For the first 20 years of my career, I regarded strategy and vision as, essentially, the same thing. One might have a slightly shorter horizon, but the difference seemed more like “wordsmithing.” During those years, the strategy was to become the best and largest in a select vertical segment. This was accomplished through geographical expansion, investment in applied technology, hiring talent from the best schools, winning the most important projects in the industry and having a reputation for both doing good work and standing behind it. Each of the components of this strategy had plans and personnel responsible for their accomplishment. We hammered away, year by year, using industry “league tables” as our barometer for success.

Sure, I read the business articles about companies that had noble end goals like “we provide mobility, not cars,” but it didn’t register as to how that might apply to us. Implementation seemed so much more important than philosophy.

My perspective changed in 2005, when I was invited as the only representative from an engineering firm to join the Clinton Global Initiative (CGI). The CGI was devised by President Clinton to serve as a forum for nongovernmental organizations (NGO) and Fortune 500 companies’ leaders to look at world problems and brainstorm how these could be solved without government. It was nongovernment activism to look at poverty, climate change and education from the volunteer energy of the private sector. Due to the draw of President Clinton, world leaders and many brand-name CEOs attended and, before the end of the conference, gave huge monetary or in-kind gifts toward one of the issues. I must have been the CEO of the smallest company there, but was treated as an equal.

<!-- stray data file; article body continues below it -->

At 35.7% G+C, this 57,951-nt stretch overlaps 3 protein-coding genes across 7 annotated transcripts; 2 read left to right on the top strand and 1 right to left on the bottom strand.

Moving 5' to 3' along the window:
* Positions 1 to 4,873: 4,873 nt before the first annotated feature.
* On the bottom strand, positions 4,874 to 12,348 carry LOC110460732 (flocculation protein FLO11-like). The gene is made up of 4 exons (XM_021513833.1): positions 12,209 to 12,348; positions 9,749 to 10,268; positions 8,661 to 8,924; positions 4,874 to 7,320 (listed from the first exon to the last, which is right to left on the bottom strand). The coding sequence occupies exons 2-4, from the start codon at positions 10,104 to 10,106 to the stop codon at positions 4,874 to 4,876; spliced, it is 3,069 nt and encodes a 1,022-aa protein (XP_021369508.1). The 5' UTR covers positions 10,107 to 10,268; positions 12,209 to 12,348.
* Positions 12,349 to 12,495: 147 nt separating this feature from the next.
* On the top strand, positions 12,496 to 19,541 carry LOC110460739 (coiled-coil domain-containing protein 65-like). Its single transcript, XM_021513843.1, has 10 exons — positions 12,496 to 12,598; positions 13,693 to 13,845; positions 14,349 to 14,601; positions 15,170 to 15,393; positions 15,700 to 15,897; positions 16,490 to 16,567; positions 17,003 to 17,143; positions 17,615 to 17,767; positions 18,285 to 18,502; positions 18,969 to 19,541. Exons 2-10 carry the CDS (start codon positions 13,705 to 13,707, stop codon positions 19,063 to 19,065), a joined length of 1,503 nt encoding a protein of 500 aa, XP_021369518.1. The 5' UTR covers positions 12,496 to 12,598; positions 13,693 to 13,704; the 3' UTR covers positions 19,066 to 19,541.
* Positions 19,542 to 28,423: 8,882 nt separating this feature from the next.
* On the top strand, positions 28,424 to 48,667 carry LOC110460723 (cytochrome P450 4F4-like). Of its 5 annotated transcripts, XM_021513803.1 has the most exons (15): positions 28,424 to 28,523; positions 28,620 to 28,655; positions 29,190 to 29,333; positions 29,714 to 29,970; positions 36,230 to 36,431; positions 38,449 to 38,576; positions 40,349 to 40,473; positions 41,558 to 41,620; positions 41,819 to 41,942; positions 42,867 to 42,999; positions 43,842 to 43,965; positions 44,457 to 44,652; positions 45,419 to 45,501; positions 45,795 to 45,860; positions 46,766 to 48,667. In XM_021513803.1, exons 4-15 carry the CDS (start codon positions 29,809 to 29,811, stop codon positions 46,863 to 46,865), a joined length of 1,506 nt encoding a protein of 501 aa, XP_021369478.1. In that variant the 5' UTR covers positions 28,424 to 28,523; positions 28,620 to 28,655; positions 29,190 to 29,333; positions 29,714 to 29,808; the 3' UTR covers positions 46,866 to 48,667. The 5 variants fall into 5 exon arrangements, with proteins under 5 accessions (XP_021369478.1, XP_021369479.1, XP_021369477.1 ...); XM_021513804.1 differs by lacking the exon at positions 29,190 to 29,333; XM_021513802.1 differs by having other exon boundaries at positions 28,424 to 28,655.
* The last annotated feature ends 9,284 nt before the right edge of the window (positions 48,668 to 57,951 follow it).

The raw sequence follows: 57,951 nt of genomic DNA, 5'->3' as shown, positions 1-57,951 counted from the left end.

One evening I was seated at a round table of high-profile CEOs. They all knew each other and asked who I was and why I was there. I described my company’s business with great pride. Next to me sat John Chambers, the CEO of Cisco Systems, who had been on the covers of Fortune and Businessweek within the month. As John listened to what my company did, he gave no reaction nor asked any questions. Soon he went on stage, hugged Bill Clinton, and gave a $60 million corporate gift of computer networking equipment to North Africa. When he returned, I told him that I was impressed, that the scale of my firm could never allow us to provide such a huge gift and that it must have felt good for him to commit. He smiled and said, “Bob, you are very lucky and I wish I had your company. You have such a compelling and attractive vision to create a better planet through water for our next generations of children. My company and I are in an important but in a temporal chase for processing speed. I think you have a nobler goal.” It was then I realized that we had never articulated our vision! I suddenly understood the difference between vision and strategy.